Yay, I’m finally here with a paneer recipe! I know a lot of you made it last week and I was starting to get emails that went “what the heck do I do with the paneer that I just made? Is a recipe coming anytime soon?” So folks here’s the recipe for Matar Paneer. Sorry it took me so long and as usual I can give you the same old lame excuse that things kept me busy and I did’nt get time and la la la… but in reality I was trying to make good use of the paneer that I had worked so hard for and so I was waiting for the right day. Then came Super Bowl Sunday and I grabbed it!
So tell me how was the game for you last night? Are you one of those crazy fans who live and breathe football and wait for the Super Bowl Sunday for the whole year? Or perhaps more like me who also look forward to the day for the whole year but mostly because of the feast and buzz part of it? Our evening was perfect. I didn’t care much about the game personally although a few people in the family did, BIG TIME!! But yes, there was a feast and I loved it! There were a lot of things on the menu and a lot of leftovers still in the fridge which I can’t wait to finish up before the husband comes back from work but let’s just stick with the Matar Paneer here!
Matar is a hindi name for peas and paneer as you know is Indian cottage cheese and when they are cooked together in a creamy and rich curry sauce its called Matar Paneer. There were a few very good and important questions that you had for me about paneer when I posted the homemade recipe for it, so I first want to address those.
Cook Snap Repeat asked: How much cheese does this recipe end up making? And, just out of curiosity, can you do anything with the liquid that is left?
The posted recipe makes about 180-200 grams of paneer. When cubed I got about 2 cups. I use the left out liquid to make dough for roti, naan, and even pizza dough. You’ll be amazed how soft the bread comes out to be.
Rella asked: Do you happen to know if using lactose-free milk will still work with this method of making paneer?
As far as I know, yes you can. But I have never tried it, so do let me know how it works out for you.
Gaia asked: Is it something like the middle eastern Labna?
I am not really sure about Labna. But I’d love to know more about it and if any of the readers know Middle Eastern food well, then please share and I will update this space.
Squirrel Bread asked: Can I assume you started with whole milk? I have 2% right now — do you think that’d work?
Yes, for this particular recipe I started with whole milk but I have made paneer with 2% and even skimmed milk in the past. It works absolutely fine and paneer is soft.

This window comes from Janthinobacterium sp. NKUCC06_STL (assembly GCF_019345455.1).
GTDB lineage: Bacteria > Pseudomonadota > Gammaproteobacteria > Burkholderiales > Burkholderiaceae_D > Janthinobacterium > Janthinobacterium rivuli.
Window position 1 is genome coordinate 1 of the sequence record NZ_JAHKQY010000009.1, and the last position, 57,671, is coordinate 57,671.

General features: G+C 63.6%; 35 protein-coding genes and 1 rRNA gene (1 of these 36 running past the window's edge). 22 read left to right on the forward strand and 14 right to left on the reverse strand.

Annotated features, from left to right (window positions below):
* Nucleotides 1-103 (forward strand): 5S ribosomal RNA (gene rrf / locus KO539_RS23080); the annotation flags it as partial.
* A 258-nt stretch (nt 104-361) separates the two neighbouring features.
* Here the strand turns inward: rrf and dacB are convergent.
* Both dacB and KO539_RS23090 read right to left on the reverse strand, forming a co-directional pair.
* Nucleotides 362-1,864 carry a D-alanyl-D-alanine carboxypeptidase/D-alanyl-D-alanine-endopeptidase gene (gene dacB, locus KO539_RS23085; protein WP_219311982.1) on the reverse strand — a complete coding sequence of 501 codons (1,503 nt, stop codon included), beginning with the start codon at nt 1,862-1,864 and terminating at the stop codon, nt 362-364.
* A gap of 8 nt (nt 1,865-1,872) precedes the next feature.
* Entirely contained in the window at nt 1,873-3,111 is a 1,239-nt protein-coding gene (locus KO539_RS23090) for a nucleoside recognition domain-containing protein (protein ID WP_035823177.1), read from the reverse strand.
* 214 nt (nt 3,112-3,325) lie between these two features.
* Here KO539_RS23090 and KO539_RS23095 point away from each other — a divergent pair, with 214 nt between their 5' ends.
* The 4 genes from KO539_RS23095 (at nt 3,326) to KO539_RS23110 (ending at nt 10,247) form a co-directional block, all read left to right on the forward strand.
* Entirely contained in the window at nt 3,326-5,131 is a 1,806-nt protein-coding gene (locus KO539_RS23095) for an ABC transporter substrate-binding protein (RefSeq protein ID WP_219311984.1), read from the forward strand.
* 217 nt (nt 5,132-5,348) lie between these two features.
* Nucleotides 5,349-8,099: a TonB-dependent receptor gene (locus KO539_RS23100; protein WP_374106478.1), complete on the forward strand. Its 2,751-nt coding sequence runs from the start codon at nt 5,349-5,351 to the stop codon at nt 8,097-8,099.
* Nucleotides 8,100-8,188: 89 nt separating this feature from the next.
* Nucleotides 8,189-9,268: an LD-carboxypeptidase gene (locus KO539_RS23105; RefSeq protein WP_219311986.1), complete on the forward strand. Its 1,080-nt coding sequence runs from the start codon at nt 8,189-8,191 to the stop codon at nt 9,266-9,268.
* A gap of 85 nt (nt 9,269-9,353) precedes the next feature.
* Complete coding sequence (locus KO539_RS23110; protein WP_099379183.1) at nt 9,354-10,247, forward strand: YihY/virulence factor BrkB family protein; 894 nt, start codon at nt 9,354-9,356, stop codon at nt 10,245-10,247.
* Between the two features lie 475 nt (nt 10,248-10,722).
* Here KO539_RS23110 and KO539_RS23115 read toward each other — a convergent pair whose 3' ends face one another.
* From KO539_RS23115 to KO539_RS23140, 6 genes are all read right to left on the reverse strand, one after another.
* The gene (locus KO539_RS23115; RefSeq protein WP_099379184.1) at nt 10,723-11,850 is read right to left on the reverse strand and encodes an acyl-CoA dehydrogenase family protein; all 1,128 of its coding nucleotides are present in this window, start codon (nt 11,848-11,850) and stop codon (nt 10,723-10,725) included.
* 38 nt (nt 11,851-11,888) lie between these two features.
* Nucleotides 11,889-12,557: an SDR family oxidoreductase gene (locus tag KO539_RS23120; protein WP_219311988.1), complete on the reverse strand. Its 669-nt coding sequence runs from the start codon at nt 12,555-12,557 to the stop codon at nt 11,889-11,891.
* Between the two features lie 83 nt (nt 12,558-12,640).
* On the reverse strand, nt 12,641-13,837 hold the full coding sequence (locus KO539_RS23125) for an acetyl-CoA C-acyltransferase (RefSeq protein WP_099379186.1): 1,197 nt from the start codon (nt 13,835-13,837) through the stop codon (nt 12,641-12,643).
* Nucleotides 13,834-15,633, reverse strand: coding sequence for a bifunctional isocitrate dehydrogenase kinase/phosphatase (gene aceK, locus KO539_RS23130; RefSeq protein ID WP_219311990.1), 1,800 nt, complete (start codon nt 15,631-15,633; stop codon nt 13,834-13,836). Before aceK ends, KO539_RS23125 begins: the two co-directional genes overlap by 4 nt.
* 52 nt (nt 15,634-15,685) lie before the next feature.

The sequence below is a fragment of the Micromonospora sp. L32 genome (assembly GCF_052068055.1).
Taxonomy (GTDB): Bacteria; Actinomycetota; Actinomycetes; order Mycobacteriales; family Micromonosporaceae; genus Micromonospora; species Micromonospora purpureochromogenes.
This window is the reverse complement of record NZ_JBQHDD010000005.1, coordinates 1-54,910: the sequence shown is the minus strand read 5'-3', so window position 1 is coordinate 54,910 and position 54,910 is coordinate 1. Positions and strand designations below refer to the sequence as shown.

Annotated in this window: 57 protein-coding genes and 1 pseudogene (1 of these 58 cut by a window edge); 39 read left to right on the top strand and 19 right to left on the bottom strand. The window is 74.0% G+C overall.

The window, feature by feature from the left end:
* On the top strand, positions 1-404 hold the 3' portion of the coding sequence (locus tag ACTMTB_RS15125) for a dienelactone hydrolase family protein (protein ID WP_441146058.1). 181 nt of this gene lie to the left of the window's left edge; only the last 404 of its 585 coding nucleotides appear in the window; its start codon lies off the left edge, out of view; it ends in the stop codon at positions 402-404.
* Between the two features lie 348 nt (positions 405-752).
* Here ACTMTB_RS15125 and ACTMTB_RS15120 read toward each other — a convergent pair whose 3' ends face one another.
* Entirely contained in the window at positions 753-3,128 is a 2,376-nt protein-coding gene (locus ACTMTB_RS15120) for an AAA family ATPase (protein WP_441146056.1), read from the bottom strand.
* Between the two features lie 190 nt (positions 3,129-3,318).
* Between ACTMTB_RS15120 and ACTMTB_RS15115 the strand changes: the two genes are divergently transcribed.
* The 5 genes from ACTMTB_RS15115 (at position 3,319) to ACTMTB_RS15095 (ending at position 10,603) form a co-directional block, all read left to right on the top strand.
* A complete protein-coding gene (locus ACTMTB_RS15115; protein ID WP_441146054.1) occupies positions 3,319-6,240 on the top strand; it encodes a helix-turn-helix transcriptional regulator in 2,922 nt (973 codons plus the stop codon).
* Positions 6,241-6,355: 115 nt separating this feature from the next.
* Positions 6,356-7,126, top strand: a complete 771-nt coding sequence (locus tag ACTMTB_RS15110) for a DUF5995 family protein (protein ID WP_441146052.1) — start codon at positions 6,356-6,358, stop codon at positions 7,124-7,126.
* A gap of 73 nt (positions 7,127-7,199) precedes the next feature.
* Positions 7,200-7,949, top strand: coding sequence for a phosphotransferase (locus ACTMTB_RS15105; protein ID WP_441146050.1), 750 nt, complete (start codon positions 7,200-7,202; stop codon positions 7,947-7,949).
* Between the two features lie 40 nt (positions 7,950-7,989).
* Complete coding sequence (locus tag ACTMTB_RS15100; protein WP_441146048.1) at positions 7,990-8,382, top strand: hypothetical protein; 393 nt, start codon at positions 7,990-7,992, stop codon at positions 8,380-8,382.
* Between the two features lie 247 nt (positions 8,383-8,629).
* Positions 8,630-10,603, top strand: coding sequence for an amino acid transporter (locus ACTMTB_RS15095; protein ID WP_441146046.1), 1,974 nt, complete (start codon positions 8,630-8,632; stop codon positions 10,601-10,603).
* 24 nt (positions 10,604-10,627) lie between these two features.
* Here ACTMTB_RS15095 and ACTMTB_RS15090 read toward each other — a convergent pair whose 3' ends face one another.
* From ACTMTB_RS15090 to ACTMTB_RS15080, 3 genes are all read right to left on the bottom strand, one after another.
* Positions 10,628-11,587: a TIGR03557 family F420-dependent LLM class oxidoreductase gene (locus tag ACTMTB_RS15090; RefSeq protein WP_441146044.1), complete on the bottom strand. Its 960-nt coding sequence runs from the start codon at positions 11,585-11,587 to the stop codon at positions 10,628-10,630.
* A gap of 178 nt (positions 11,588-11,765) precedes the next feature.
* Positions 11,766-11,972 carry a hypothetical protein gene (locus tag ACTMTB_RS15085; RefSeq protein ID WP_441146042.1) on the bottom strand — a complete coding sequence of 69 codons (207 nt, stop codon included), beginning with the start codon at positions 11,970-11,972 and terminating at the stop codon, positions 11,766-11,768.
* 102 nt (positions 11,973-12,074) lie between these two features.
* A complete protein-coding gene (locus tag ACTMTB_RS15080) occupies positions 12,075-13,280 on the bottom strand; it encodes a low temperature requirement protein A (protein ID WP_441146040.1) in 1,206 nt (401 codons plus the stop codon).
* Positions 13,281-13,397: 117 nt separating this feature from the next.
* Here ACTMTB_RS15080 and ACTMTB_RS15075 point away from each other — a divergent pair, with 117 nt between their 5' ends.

This is not exactly a question but a tip from someone who didn’t mention their name but I thought I would share:
I have been making Paneer for about a year now! This is a very typical recipe for making it. For some variety, try adding some chopped chives or some Indian spice to the milk just as it starts to curdle.
Alright let’s get to the recipe, shall we?
Ingredients: Serves 8
2 cups of cubed paneer
1/2 pound of sweet green peas (frozen or fresh)
1 cup onion paste
1 tbsp ginger paste
1tbsp garlic paste
1 1/2 cups tomato puree (you can even used canned tomatoes or fresh diced tomatoes. They just need to be cooked a little longer to melt with the masala)
1 1/2 tbsp coriander powder
1 tsp turmeric powder
1 tsp green chili paste (optional) I don’t use it since I have a toddler at home. You can make it spicy according to your liking.
1 tsp freshly ground pepper
1 1/2 tsp garam masala
1/3 cup cream or half n half
2 1/2 tbsp oil
Salt to taste
Sour cream n chooped cilantro for garnish (optional)
Take hot water, add 2 tsp salt to it and dip your paneer cubes in it. Set aside.
Heat oil in a thick bottom pan. Add ginger garlic paste. Cook for about 15 secs and then add onion paste.
Turn heat to medium low and cook the onion, ginger, garlic paste until all the water has evaporated and the paste turns light brown.
Add coriander, chili paste (if you are using it) and turmeric powder, mix it all together and then add salt. Adding salt at this time will help loosen the paste a little and oil will start separating. That’s when you know that the paste is cooked.
Now add tomato puree or if you are using diced tomatoes, add them and let it cook for about 3-4 minutes. When all the excess water evaporates from the tomato, add garam masala (my dad always says don’t let the pan stay open without a lid after adding garam masala for long because all the aroma sneaks out!)
So right at this time add cream, mix it with the paste and then add the peas, mix well and cover with the lid.
I use frozen peas all the time and they cook fast. If you are using the same then let them cook just until the peas are tender and that will take just a couple minutes. In case of fresh peas it might take longer. So according to your peas adjust the time.
Now again I like my curry to be thick and free flowing but if you like yours thinner add a little water at this time.
Once the peas are close to being done, take the paneer, drain out all the water and add it to the matar curry.
Mix it all well together but go a little light handed while mixing since the paneer is soft and might break.
Cover the lid again and cook for about 3-4 minutes.
After the peas are all cooked through and paneer has absorbed all the tasty juices, I turn off the heat and let it sit for another 10-15 minutes before serving.